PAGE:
The State of Britain

Largely positive Scottish economics driven by bubble tea led exports and Transport Scotland looks at the option of rectifying one of Dr Beechings biggest mistakes

Reading Time: 4 minutes

Unemployment in Scotland decreased by 3,000 to 91,000 between February and April, a drop of 0.1% to 3.3%. The South West had the lowest rate in the UK at 2.7%; at 5.7% the North East had the highest. The UK unemployment rate stands at 3.8%.

Scottish average property prices increased by 0.7% to £150,825 during the month which meant annually prices grew by 1.6%. In comparison, UK prices increased by 0.7% to £228,903 during April which held the annual growth rate at 1.4%.

According to the latest figures from the ONS, Scots had the second highest disposable household income in the UK between 2016 and 2017. The UK average is £19,514 per household with only England higher than this at £19,988; Scots had £18,099 of income whilst the Northern Irish narrowly beat the Welsh with £15,813 versus £15,754. Nottingham had the UK’s lowest gross disposable household income (wages or benefits) of £12,445 with London borough Kensington and Chelsea recording household income over £60,000 and a growth rate of 4.9% from the previous year. With inflation over the period at 2.6% the growth in Scots incomes of 0.9% suggests a decrease in disposable income in real terms.

Total output from the Scottish economy grew at its fastest pace for two years in the first three months of 2019 according to the Scottish Government’s figures. GDP was up 0.5% and compared to the same quarter last year, Scotland’s GDP has grown by 1.4%, compared to UK growth of 1.8%. These figures differed from earlier figures from ESCoE which estimated growth in Scotland increased by 0.3% to 2.0% in the year to March 2019. Growth was led by manufacturers’ stockpiling goods prior to a March Brexit and construction but the dominant services sector saw little growth. More than half of the uplift was due to the food and drink sector, led by whisky and salmon, as well as petro-chemicals and pharmaceuticals.

This was evidenced by the latest HMRC figures which showed a 13% increase in the value of all exports driven by growth areas such as offshore oil and gas. Overall the value of goods made in Scotland and sold overseas increased to £32.8bn. Exports of goods from Scotland were up faster than any other part of the UK. The Scotch Whisky Association’s own figures showed more than 300m standard-sized bottles of Scotch were exported between January and March, driven by growth in the Asia-Pacific region and India and China. This partly reflects stockpiling by importers wishing to avoid any disruption from Brexit which was due to take place at the end of March.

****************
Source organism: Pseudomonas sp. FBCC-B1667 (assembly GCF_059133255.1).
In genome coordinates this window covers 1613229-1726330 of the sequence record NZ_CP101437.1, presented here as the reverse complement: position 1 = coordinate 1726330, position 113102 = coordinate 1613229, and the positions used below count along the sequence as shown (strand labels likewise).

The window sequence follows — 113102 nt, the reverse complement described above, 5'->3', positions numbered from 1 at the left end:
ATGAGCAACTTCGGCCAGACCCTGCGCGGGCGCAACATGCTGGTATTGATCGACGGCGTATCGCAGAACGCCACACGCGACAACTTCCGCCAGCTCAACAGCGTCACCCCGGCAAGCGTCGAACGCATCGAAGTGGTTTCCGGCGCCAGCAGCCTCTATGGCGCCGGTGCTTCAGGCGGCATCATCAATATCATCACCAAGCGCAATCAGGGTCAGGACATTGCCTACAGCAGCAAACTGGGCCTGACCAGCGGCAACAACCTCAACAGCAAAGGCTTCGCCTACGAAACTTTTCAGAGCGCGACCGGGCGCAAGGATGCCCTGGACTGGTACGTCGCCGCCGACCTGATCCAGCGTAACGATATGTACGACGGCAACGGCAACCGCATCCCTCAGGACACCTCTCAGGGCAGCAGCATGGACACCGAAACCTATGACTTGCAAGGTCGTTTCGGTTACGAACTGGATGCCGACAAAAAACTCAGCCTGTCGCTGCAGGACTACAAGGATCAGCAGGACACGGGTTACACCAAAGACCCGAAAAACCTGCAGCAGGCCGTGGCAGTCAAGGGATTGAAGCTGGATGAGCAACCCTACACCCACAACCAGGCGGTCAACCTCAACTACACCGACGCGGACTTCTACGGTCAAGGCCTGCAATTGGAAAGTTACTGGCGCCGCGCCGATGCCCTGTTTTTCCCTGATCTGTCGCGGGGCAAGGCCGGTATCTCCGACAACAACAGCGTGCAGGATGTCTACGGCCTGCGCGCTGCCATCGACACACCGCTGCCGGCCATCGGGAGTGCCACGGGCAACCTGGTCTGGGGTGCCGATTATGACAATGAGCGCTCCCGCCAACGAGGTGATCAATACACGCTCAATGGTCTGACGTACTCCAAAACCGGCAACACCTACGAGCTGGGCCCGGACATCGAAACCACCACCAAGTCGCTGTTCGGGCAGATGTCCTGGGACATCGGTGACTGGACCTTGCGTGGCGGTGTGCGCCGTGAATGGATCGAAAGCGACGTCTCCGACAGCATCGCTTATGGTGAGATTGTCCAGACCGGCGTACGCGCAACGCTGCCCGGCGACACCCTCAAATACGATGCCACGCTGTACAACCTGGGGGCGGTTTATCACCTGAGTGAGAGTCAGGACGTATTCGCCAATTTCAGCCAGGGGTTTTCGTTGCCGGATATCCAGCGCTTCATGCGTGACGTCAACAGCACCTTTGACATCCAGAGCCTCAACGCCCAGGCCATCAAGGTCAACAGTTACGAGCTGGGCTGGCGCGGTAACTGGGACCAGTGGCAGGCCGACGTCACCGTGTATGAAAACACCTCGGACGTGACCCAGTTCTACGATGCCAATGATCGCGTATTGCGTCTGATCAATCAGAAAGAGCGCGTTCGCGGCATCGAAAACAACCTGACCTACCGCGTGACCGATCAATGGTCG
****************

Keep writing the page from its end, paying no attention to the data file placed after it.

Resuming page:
More concerning was research by EY which found foreign investment in the Scottish economy dropped by nearly a fifth in 2018 with the number of R&D projects seeing the biggest decline. Scotland remained the second most attractive part of the UK after London, although the Midlands attracted the biggest projects. In 2017, 116 projects came into Scotland but last year this dropped to 94 and of this there were 13 fewer R&D projects. The leading inward investor was the USA; with six of the biggest nine projects. The largest single project was from Japan. Germany and Switzerland both accounted for 8% of the total, and Norway for 7%.

On jobs, Scotland looks set to gain following the announcement of restructuring plans at a finance sector blue chip. M&G Prudential is closing four English offices and uplifting its headcount in Scotland by 800 over the next six years. The firm is expanding its presence in Stirling and Edinburgh where staff from the English offices will be encouraged to relocate. In Edinburgh headcount will treble to 600, with 700 staff in Stirling.

In Glasgow, McQueen’s Dairies has bought the former Muller dairy in East Kilbride, which will allow it to increase its doorstep deliveries. The new facility, over 6.5 acres, is expected to open in spring 2020. The firm employs 400 with up to 100 new jobs now expected over the next two years. Also on dairy, Mackie’s has seen growth of more than 100% in East Asia after its product became a popular ingredient in bubble tea. The sweet drink, which is mixed with tapioca balls, is like an ice cream milkshake and is suited to the firm’s traditional ice cream which has no vanilla.

In Forfar textiles company Don and Low Ltd has blamed a shift in consumer taste towards hard floors from carpets on the loss of 55 jobs in its technical textiles division. The company employs about 400 people in the division and another 100 in the non-woven division.

On transport, Scotland-wide plans to abolish Air Passenger Duty (APD) were dropped in May but passengers flying to and from Inverness have been exempt from paying the tax since 1994. A long-haul flight, routed through London Heathrow or Amsterdam, could currently save £78 on a ticket by flying through Inverness instead of Aberdeen, 92 miles away. Given Inverness is one of the eight regions in Scotland which had labour productivity above the UK average in 2017 according to the ONS’s latest figures, an effective subsidy seems hard to justify.

Reopening the Port Road rail line between Dumfries to Stranraer railway is an option under consideration by Transport Scotland. Although Dumfries and Galloway has the lowest productivity ranking in Scotland at 30% below the UK average according to the ONS, funding for reinstating the 73 mile line seems fanciful given the 40 mile Borders Railway cost over £300m.